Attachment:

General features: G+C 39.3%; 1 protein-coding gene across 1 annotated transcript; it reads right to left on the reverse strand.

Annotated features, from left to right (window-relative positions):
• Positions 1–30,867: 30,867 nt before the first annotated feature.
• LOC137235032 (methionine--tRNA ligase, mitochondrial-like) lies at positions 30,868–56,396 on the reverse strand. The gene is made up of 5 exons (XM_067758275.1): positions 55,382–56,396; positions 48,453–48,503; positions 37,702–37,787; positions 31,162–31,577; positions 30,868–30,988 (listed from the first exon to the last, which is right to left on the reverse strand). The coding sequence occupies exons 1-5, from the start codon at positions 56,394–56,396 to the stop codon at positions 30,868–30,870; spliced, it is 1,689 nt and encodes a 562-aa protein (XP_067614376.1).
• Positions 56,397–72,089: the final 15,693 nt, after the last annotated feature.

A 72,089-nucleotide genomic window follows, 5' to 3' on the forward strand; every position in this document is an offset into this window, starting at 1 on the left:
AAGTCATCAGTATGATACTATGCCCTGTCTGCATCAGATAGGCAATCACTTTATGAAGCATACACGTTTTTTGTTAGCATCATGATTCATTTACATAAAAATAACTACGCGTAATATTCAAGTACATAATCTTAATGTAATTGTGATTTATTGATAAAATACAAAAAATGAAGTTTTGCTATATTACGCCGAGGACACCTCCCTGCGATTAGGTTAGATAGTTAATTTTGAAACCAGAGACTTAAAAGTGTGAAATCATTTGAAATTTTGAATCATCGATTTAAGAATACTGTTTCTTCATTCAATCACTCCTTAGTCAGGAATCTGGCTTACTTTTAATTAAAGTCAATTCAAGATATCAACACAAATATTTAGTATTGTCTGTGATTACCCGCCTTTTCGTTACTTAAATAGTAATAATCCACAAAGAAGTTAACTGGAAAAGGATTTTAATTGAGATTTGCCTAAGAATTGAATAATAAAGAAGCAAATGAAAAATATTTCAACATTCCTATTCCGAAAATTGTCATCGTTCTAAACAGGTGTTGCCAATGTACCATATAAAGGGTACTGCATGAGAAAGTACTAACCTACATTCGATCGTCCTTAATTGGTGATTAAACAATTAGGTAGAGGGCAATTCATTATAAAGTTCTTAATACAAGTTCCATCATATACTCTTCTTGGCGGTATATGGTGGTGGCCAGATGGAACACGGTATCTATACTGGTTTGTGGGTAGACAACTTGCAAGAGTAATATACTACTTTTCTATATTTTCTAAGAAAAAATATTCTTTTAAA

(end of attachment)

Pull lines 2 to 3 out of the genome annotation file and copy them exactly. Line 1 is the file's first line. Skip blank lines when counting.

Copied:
Annotated features, from left to right (window-relative positions):
• Positions 1–30,867: 30,867 nt before the first annotated feature.